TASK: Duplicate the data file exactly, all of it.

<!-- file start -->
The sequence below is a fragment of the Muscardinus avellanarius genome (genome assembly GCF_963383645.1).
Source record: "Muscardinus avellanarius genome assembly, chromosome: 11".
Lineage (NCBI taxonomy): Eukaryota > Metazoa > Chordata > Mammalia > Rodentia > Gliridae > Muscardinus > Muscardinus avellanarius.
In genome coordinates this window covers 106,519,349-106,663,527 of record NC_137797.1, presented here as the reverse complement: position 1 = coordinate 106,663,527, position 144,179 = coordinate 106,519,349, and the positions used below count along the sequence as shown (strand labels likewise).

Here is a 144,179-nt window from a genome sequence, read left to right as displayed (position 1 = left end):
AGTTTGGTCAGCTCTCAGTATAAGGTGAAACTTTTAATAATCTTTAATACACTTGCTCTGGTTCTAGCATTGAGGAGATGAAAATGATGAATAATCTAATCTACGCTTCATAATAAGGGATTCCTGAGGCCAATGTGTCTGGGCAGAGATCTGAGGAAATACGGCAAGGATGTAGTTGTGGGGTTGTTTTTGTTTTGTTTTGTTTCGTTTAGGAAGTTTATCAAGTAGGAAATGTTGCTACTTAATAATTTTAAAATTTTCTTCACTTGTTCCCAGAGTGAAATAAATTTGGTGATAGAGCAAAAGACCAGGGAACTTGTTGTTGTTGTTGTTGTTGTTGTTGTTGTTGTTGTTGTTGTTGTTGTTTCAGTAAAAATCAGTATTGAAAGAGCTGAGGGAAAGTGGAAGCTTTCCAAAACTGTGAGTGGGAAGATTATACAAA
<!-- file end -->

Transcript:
The sequence below is a fragment of the Muscardinus avellanarius genome (genome assembly GCF_963383645.1).
Source record: "Muscardinus avellanarius genome assembly, chromosome: 11".
Lineage (NCBI taxonomy): Eukaryota > Metazoa > Chordata > Mammalia > Rodentia > Gliridae > Muscardinus > Muscardinus avellanarius.
In genome coordinates this window covers 106,519,349-106,663,527 of record NC_137797.1, presented here as the reverse complement: position 1 = coordinate 106,663,527, position 144,179 = coordinate 106,519,349, and the positions used below count along the sequence as shown (strand labels likewise).

Here is a 144,179-nt window from a genome sequence, read left to right as displayed (position 1 = left end):
AGTTTGGTCAGCTCTCAGTATAAGGTGAAACTTTTAATAATCTTTAATACACTTGCTCTGGTTCTAGCATTGAGGAGATGAAAATGATGAATAATCTAATCTACGCTTCATAATAAGGGATTCCTGAGGCCAATGTGTCTGGGCAGAGATCTGAGGAAATACGGCAAGGATGTAGTTGTGGGGTTGTTTTTGTTTTGTTTTGTTTCGTTTAGGAAGTTTATCAAGTAGGAAATGTTGCTACTTAATAATTTTAAAATTTTCTTCACTTGTTCCCAGAGTGAAATAAATTTGGTGATAGAGCAAAAGACCAGGGAACTTGTTGTTGTTGTTGTTGTTGTTGTTGTTGTTGTTGTTGTTGTTGTTGTTTCAGTAAAAATCAGTATTGAAAGAGCTGAGGGAAAGTGGAAGCTTTCCAAAACTGTGAGTGGGAAGATTATACAAA